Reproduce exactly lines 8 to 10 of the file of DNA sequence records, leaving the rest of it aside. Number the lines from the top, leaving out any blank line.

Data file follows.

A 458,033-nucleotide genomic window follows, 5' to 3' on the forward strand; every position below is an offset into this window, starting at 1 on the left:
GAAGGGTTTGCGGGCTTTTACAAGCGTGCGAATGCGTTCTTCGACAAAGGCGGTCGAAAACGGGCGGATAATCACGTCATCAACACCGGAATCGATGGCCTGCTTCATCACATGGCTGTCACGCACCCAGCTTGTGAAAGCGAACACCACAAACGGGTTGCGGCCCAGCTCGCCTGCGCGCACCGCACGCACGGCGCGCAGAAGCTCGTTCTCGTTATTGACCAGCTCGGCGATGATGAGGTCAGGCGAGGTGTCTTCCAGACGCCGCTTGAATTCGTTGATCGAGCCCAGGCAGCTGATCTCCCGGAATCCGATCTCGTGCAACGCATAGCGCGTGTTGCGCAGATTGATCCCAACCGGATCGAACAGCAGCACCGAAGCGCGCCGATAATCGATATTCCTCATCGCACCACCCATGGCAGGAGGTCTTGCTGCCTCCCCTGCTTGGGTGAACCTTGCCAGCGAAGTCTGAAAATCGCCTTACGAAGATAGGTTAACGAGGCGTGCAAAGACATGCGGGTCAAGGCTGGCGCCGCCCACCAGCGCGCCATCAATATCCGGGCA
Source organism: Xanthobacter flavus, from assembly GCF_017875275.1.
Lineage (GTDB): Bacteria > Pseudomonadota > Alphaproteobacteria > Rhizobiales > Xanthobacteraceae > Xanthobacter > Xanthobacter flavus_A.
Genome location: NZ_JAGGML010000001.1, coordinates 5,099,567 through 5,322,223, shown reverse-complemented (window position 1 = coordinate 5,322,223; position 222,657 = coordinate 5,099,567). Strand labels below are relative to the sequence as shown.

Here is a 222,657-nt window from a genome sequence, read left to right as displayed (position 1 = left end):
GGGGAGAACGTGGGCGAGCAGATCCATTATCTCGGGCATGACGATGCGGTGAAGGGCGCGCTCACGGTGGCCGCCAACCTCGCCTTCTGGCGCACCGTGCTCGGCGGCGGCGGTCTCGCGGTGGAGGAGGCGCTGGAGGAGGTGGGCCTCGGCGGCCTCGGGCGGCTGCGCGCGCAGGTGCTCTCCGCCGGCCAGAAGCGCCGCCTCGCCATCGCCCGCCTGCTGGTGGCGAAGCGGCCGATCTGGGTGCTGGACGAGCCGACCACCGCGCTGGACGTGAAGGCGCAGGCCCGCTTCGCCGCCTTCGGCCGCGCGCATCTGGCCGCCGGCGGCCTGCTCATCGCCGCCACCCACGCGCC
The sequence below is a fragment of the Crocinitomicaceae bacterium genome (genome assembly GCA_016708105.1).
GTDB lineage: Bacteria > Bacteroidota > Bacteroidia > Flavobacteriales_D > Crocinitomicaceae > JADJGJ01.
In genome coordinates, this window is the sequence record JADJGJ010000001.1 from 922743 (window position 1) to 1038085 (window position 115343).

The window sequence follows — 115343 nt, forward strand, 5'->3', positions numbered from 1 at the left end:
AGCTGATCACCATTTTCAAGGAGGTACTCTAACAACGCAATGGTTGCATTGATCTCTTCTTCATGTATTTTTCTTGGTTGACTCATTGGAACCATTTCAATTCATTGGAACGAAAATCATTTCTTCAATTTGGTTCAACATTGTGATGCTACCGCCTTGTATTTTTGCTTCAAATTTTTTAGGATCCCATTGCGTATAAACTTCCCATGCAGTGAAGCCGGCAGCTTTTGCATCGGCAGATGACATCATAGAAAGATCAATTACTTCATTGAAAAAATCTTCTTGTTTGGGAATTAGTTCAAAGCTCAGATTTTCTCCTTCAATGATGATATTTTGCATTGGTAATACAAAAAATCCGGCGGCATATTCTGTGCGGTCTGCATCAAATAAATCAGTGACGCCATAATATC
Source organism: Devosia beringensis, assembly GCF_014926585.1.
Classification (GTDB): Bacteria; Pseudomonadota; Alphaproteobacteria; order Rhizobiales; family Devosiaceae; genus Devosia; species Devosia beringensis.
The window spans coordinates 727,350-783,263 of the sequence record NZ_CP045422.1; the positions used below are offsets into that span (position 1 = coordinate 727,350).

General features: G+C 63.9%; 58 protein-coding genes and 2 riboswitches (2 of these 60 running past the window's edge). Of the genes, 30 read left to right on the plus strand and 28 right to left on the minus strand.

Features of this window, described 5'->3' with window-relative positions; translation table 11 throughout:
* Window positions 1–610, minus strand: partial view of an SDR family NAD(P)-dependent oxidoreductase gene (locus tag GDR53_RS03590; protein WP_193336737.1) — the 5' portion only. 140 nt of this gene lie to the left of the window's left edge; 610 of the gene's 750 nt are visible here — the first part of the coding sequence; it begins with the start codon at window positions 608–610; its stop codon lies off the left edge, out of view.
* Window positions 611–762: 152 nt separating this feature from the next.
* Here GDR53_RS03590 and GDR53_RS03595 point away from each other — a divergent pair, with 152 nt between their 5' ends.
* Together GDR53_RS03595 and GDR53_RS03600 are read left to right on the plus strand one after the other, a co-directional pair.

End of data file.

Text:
The sequence below is a fragment of the Crocinitomicaceae bacterium genome (genome assembly GCA_016708105.1).
GTDB lineage: Bacteria > Bacteroidota > Bacteroidia > Flavobacteriales_D > Crocinitomicaceae > JADJGJ01.
In genome coordinates, this window is the sequence record JADJGJ010000001.1 from 922743 (window position 1) to 1038085 (window position 115343).